The rationing schemes in Britain and Germany were envied by US administrators, like Harry Hopkins, who warned Americans 'You Will be Mobilized':
Through forced savings and taxes, our spending will be limited and priorities far more widespread that at present will determine the kinds of food, clothing, housing and businesses which we will have, and will affect every detail of our daily lives. We should not be permitted to ride on a train, make a long distance telephone call, or send a telegram without evidence that these are necessary.65
To hold working class living standards down, authorities in Britain and Germany ordered their lives outside the factory as well as in. The German Strength through Joy clubs laid on theatre and exhibition visits, concerts, sport and hiking groups, dances, films and adult education courses. Strength through Joy's supported tourism was widely admired, though professional rather than working class members generally bagged the cruises. Its assets included two ocean liners and a car dealership, though delivery on instalments for the new people's car – Volkswagen – never materialised.66
In Britain, the Entertainments National Service Association gave dinner-hour shows for factory workers. Shakespearean actors did pit-village shows (which they called 'missionary work' between themselves) for the Council for the Encouragement of Music and the Arts. Soon every hour of the day was planned, with CEMA-funded exhibitions by the Artists International Association, or a well-earned local authority Holiday at Home. Like the Strength through Joy clubs, people remember the comradeship at the workplace concerts and lectures with happiness. Still, these cultural offerings were laid on to cut the costs of out-of-work pastimes and keep the men and women happy at their benches and desks – working to win the war, and enrich their employers.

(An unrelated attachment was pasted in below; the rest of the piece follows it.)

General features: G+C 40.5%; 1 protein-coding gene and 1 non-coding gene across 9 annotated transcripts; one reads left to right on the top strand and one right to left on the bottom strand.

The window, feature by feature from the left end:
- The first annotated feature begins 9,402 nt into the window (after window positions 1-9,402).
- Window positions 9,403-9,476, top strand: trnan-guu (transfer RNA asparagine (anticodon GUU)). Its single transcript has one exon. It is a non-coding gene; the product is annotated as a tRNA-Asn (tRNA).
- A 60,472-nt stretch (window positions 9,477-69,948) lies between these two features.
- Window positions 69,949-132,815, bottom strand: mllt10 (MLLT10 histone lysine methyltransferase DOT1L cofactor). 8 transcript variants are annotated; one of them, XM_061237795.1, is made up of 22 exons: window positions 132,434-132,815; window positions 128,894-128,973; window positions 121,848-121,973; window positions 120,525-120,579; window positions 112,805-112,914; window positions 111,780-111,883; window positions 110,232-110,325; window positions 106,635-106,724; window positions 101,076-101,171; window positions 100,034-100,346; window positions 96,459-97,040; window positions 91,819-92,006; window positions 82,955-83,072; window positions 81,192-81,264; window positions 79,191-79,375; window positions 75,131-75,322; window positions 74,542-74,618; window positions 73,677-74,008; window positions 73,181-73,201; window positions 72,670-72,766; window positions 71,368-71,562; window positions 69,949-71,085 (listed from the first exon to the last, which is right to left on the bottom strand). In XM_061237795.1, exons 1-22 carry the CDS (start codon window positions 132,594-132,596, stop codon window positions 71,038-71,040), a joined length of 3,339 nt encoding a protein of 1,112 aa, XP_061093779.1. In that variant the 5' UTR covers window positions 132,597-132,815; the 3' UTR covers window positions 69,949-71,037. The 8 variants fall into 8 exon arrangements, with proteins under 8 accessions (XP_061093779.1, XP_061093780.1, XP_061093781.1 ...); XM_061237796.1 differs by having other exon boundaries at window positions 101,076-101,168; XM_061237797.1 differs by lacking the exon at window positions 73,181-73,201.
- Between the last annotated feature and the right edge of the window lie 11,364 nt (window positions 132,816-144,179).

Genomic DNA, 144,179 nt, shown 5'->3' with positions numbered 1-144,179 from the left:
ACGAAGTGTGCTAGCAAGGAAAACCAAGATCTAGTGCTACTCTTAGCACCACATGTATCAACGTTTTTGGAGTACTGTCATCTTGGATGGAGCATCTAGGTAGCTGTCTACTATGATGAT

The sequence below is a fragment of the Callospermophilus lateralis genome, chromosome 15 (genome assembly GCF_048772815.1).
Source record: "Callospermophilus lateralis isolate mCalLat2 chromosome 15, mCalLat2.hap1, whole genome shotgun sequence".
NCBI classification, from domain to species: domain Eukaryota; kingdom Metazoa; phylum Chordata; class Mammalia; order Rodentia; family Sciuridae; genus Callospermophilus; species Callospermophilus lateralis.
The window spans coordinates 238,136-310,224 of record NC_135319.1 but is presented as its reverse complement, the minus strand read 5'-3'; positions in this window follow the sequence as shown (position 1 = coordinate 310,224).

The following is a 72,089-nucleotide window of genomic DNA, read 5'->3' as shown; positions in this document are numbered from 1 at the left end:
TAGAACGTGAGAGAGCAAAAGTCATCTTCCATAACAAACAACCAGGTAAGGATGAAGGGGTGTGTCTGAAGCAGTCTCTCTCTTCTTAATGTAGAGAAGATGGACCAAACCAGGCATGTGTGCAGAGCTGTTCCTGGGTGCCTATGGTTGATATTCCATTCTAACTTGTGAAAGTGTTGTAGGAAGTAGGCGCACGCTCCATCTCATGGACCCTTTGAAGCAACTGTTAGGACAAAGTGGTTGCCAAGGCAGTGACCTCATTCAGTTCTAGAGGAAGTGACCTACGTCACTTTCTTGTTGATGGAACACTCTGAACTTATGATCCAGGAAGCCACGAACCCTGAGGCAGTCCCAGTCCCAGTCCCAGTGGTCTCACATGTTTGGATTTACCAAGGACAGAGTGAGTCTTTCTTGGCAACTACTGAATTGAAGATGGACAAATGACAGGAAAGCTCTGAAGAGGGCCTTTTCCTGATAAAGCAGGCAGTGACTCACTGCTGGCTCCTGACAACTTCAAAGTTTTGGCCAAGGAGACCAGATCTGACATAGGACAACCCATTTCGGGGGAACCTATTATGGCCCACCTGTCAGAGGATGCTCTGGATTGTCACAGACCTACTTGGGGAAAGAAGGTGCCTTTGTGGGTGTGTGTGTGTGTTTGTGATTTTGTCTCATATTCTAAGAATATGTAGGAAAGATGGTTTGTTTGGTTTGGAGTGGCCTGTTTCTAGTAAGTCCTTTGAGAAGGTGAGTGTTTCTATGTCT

Propaganda put 'guns before butter' – in the infamous words of Hitler's propaganda minister Joseph Goebbels, parodied by John Heartfield in a 1935 poster. In Italy a pompous Mussolini had told the Chamber of Deputies in 1934 that 'we are approaching a period in which mankind will find its equilibrium on a lower standard of life'.67 The Japanese press lauded the Aichi Watch Company's new 'family wage system' as 'livelihood, family-oriented wages' as distinct from the 'western, selfish, individualistic, skill-based wages'.68 Between 1938 and 1944 the output of Germany's consumer goods industry fell from 31 percent of all output to just 22 percent. In Britain, output of beef and veal fell by a sixth, eggs by a half and pigmeat by two-thirds Soviet workers in civilian goods and services were cut by 60 percent.69